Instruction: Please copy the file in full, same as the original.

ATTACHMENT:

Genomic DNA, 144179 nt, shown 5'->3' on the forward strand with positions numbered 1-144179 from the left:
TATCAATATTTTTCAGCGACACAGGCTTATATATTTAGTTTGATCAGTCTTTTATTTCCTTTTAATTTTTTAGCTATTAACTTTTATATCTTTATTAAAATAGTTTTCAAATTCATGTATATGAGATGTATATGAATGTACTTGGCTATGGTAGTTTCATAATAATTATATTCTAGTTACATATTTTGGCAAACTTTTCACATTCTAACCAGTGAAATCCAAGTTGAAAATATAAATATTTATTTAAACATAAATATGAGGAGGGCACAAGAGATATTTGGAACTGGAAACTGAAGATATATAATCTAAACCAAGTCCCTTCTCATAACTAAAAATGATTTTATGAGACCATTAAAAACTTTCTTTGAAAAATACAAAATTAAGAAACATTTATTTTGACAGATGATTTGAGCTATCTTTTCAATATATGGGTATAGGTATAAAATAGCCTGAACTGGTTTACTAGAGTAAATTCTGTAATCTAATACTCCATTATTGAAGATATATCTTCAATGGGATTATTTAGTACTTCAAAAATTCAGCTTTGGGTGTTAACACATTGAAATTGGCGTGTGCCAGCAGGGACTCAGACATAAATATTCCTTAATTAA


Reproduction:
Genomic DNA, 144179 nt, shown 5'->3' on the forward strand with positions numbered 1-144179 from the left:
TATCAATATTTTTCAGCGACACAGGCTTATATATTTAGTTTGATCAGTCTTTTATTTCCTTTTAATTTTTTAGCTATTAACTTTTATATCTTTATTAAAATAGTTTTCAAATTCATGTATATGAGATGTATATGAATGTACTTGGCTATGGTAGTTTCATAATAATTATATTCTAGTTACATATTTTGGCAAACTTTTCACATTCTAACCAGTGAAATCCAAGTTGAAAATATAAATATTTATTTAAACATAAATATGAGGAGGGCACAAGAGATATTTGGAACTGGAAACTGAAGATATATAATCTAAACCAAGTCCCTTCTCATAACTAAAAATGATTTTATGAGACCATTAAAAACTTTCTTTGAAAAATACAAAATTAAGAAACATTTATTTTGACAGATGATTTGAGCTATCTTTTCAATATATGGGTATAGGTATAAAATAGCCTGAACTGGTTTACTAGAGTAAATTCTGTAATCTAATACTCCATTATTGAAGATATATCTTCAATGGGATTATTTAGTACTTCAAAAATTCAGCTTTGGGTGTTAACACATTGAAATTGGCGTGTGCCAGCAGGGACTCAGACATAAATATTCCTTAATTAA